Page 4078 - Week 13 - Tuesday, 17 November 2015

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particularly complicated piece of legislation on that day. Thank you to all of the members in the chamber who waved hello to the scouts when they were announced. They were very excited to be mentioned.

After watching the sitting, the scouts came to a meeting room where the scouts asked me questions about all aspects of government and the Assembly. There were many very intelligent questions asked. Some of the questions included asking about the differences between the Speaker, the Deputy Speaker and the Assistant Speakers, what it is like working in the Legislative Assembly, and the differences in the Hare-Clarke electoral system. We also spoke about some of the issues that members had been debating—for example, the Mr Fluffy legislation.

While the scouts were at the Assembly, I was privileged enough to take part in the investiture ceremonies of two new scouts. For those who are not aware of the practices of scouts, the investiture ceremony is when a scout-to-be publicly announces their commitment to the scout law by making the scout promise. Once they have made the scout promise, they have officially become a scout.

The scouts all stood in a U-shape around the room as scout section leader and patrol leaders walked the two new scouts through their promise. The new scouts were presented with badges to show that they were members of the Amaroo ACT and Australian scout movements. I was lucky enough to present the new scouts with their badges. I was very touched to then be presented with an Amaroo badge myself by the scout group. I look forward to attempting to sew the badge onto my blanket for the next time we go camping. It was wonderful to be included in the ceremony.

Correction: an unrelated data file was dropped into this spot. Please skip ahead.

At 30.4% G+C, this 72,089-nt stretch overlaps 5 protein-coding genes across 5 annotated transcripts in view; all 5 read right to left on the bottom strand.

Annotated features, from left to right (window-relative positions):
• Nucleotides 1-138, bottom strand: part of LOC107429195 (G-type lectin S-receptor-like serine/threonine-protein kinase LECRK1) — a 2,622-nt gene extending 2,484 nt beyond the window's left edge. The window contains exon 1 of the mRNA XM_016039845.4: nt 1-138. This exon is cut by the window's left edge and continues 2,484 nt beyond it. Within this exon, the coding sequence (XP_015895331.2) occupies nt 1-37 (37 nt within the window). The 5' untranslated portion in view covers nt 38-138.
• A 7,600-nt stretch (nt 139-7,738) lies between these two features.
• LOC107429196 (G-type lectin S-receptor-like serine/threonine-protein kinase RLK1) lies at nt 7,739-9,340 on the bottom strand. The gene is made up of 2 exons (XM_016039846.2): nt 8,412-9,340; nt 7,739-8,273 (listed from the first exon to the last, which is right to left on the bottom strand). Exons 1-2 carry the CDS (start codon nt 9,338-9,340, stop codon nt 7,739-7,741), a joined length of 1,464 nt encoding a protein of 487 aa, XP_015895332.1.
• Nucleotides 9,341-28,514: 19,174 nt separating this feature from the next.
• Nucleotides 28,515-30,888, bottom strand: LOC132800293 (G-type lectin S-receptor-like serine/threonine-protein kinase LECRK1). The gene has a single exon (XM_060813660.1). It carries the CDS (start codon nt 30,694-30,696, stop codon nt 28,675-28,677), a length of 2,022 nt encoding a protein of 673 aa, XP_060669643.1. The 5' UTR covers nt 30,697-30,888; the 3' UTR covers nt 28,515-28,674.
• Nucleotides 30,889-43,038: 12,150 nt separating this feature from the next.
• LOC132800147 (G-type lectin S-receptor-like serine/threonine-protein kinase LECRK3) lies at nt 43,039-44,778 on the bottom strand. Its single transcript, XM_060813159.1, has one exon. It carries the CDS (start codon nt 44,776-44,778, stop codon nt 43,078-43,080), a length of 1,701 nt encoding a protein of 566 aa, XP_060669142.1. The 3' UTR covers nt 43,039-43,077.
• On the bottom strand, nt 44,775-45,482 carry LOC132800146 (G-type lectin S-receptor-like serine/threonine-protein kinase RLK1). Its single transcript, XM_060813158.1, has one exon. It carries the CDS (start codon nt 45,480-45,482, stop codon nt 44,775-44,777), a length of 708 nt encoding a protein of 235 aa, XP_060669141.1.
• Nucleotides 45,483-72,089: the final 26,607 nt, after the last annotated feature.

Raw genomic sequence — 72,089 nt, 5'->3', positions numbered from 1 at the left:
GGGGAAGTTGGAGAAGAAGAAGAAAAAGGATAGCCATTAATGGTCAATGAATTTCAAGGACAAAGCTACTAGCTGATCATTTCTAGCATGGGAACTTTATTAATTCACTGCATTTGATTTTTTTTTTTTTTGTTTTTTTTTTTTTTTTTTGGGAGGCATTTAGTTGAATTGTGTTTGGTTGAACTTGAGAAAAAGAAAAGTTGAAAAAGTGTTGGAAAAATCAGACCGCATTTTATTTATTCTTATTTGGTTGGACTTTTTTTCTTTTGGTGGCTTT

I would like to thank the Amaroo scout section leader, Brent Juratowitch, and also Bill Davison and Geoff Santleben, for bringing the group along to the Assembly. The scouts were all very well behaved and asked some terrific questions.

Having the Amaroo scout group visit really enforced the importance of educating the younger generation on what our great Assembly does and how the Assembly and the government can help them. Canberrans should be more aware of the issues we debate and the legislation we enact. Whether residents know it or not, the decisions we make here in this chamber do affect them all. Educating our children is the first step we can take to ensure each Canberran knows how the government and the Assembly work.

It was truly fantastic to see so many young Canberrans interested in the processes of the Legislative Assembly and the everyday work of all MLAs. It was a pleasure to host such an inquisitive group of young people. I thank them and wish them all the very best for the rest of their scout training.

Diwali Mela festival

MR COE (Ginninderra) (6.05): Today I would like to speak about an event I went to last Saturday, which was the annual Diwali Mela celebration. I was there, as were my colleagues Mr Hanson and Mr Smyth, as well as my Liberal colleague Mr Jacob Vadakkedathu. Diwali is the largest Indian festival and is celebrated by Hindus around the world. It is known as the “festival of lights” and represents the

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